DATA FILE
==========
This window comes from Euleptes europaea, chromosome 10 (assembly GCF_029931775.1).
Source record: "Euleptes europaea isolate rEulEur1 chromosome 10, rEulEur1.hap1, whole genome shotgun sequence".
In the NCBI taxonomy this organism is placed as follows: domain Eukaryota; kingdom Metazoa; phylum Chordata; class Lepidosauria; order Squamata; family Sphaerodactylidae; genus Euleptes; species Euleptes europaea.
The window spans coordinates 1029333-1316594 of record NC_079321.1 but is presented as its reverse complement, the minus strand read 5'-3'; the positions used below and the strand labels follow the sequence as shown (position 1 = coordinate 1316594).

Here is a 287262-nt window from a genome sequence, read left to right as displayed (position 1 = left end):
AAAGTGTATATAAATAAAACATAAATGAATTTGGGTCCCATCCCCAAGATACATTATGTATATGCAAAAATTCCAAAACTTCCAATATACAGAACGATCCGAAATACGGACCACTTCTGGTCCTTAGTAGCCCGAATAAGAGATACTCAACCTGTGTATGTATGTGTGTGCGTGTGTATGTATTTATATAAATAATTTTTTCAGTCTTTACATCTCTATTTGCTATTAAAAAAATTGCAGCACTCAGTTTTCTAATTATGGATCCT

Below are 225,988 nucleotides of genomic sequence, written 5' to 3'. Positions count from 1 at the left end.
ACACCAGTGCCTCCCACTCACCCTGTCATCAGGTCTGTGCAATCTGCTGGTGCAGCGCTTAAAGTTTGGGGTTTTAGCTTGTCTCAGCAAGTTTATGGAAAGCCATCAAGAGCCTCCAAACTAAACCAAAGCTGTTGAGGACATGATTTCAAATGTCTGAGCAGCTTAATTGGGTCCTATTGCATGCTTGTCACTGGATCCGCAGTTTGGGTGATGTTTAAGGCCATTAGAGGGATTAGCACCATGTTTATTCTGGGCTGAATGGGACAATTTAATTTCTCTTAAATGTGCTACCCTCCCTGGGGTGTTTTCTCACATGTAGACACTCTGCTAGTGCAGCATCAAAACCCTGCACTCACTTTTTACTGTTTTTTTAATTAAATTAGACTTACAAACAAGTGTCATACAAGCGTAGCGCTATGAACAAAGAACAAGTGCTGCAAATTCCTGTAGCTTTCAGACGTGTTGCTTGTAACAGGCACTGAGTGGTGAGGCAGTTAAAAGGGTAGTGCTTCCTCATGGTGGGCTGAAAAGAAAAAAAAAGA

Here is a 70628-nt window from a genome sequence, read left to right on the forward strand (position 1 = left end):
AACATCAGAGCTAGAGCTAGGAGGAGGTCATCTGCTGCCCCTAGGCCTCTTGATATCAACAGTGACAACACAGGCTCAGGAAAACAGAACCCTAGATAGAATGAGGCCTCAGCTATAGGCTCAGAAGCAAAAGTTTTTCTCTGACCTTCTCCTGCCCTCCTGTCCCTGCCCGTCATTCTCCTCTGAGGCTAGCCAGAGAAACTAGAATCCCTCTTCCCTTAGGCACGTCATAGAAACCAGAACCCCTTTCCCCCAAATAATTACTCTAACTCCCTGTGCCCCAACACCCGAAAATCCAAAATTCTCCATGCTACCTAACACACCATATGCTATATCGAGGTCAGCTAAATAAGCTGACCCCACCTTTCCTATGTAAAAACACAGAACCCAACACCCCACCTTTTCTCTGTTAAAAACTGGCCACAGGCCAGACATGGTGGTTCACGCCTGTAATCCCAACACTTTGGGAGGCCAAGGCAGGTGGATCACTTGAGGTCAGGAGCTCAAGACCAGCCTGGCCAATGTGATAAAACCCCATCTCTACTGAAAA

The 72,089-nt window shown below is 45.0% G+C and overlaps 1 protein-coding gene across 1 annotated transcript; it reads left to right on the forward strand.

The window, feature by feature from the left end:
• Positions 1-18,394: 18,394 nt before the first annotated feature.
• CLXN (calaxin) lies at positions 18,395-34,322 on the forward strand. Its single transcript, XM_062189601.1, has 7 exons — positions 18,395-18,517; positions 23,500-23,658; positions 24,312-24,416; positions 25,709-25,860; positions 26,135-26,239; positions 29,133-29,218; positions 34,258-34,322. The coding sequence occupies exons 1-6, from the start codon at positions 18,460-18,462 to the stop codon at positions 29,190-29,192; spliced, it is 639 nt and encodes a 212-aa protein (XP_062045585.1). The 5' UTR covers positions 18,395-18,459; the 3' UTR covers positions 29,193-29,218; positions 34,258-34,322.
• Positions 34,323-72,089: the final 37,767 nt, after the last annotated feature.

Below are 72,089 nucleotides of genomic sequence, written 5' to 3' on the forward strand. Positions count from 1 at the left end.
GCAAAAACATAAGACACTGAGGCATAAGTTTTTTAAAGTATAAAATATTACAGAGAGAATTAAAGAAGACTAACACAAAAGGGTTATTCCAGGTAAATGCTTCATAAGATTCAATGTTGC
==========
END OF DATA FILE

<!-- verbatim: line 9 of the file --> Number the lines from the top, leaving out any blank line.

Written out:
Here is a 70628-nt window from a genome sequence, read left to right on the forward strand (position 1 = left end):